On the sidelines of the 77th session of the UN General Assembly, Qatar's Foreign Minister Sheikh Mohammed bin Abdulrahman Al Thani told Doha News that Afghanistan's future is "concerning," because a clear plan is lacking.
He added that he is concerned about the increase in humanitarian and economic crisis and the activities of terrorist groups in Afghanistan.
For the current government authorities to advance Afghanistan, the international community must make a blueprint, he said.
“Actually until now there is no clarity on the way forward for Afghanistan. What we have been advising the international community is that we need to arrange a blueprint for the way forward. What are the required series of conditions that we need from the current leadership of Afghanistan, an exchange of what we can provide as an international community, but in the absence of a clear road map for the way forward, I think the situation in Afghanistan will remain concerning. We have seen a growing humanitarian crisis over there, an economic crisis, as well as a growing concern on a terrorist organization to be operational from there,” Qatar's foreign minister said.
Meanwhile, the US special envoy Rina Amiri tweeted she met with foreign ministers and officials from Pakistan, Qatar, Turkey and Uzbekistan at the UN General Assembly.
The formation of an inclusive government and the protection of women's rights to employment and education, according to her, are crucial to restore normality to ties between the international community and the Islamic Emirate.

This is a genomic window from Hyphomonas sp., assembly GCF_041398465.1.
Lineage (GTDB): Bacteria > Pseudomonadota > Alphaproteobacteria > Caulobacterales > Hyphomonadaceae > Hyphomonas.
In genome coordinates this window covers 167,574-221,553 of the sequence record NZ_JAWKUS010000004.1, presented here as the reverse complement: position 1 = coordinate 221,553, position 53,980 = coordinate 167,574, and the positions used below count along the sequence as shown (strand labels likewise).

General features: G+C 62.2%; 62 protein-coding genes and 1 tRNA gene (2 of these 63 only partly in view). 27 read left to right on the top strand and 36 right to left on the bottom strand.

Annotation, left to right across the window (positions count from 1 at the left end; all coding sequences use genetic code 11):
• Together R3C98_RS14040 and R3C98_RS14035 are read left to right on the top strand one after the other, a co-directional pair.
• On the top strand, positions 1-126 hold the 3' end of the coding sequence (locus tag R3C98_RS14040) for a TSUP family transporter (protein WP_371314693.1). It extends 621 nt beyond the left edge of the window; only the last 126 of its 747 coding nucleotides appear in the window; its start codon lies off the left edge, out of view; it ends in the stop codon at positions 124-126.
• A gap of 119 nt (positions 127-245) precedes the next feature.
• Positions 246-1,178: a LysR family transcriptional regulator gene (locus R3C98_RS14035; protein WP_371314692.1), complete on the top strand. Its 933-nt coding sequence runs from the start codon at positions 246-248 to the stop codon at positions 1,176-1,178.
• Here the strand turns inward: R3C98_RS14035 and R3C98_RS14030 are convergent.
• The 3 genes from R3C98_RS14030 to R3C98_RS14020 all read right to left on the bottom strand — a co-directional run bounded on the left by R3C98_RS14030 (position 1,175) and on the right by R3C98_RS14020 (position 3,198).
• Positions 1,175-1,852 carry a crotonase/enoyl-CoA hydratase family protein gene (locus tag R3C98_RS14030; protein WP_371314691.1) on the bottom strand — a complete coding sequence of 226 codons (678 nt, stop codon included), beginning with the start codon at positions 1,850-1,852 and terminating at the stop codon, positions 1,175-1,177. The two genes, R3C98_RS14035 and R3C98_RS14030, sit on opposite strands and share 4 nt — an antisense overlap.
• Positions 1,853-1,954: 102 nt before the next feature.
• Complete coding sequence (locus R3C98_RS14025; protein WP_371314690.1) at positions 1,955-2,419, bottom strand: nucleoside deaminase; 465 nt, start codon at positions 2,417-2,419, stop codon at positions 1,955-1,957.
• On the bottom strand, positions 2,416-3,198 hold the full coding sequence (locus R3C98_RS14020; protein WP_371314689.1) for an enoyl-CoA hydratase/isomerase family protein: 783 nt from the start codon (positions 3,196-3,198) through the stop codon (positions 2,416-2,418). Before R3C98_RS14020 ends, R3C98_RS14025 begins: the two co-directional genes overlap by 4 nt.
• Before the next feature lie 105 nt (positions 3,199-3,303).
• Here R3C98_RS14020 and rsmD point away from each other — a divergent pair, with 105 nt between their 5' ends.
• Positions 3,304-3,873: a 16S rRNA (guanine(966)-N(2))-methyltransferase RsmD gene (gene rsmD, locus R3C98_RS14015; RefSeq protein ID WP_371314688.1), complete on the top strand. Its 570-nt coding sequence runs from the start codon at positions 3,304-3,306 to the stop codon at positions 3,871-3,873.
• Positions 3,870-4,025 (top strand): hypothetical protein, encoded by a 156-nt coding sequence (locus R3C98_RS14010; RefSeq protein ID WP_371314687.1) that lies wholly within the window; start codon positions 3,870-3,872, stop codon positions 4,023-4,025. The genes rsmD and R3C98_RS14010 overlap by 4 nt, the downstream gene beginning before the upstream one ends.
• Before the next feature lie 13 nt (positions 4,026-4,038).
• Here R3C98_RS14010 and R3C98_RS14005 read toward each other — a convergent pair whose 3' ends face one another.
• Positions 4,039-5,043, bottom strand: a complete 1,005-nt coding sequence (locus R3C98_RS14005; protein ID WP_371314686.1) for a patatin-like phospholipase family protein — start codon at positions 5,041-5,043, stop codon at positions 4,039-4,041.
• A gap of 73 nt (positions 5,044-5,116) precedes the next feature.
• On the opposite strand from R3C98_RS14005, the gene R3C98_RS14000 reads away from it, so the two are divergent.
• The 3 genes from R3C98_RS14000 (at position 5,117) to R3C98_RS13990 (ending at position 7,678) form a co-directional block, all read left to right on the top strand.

"Agreed that inclusive governance & human rights, particularly, the rights of women & girls to education & work is key to normalized relations w/Taliban.” Amiri tweeted.
Analysts said that human rights institutions and Western governments are putting pressure on the Islamic Emirate to respect human rights in Afghanistan.
"Respecting human rights, the rights of women in accordance with the Islamic religion, and other values that a government has an obligation to carry out for its citizens and the world--if these actions are carried out, I think that the people will get closer to the Taliban and a national legitimacy will be found," said international relations specialist Javid Sangdil.
"Human rights organizations in the West are very active and constantly put pressure on their governments to adopt the global standards of human rights in Afghanistan,” said Ahmad Monib, political analyst.
The Islamic Emirate has previously criticized the international community's demands for an inclusive government, access to education, and employment opportunities for women, calling it interference in Afghanistan's internal affairs.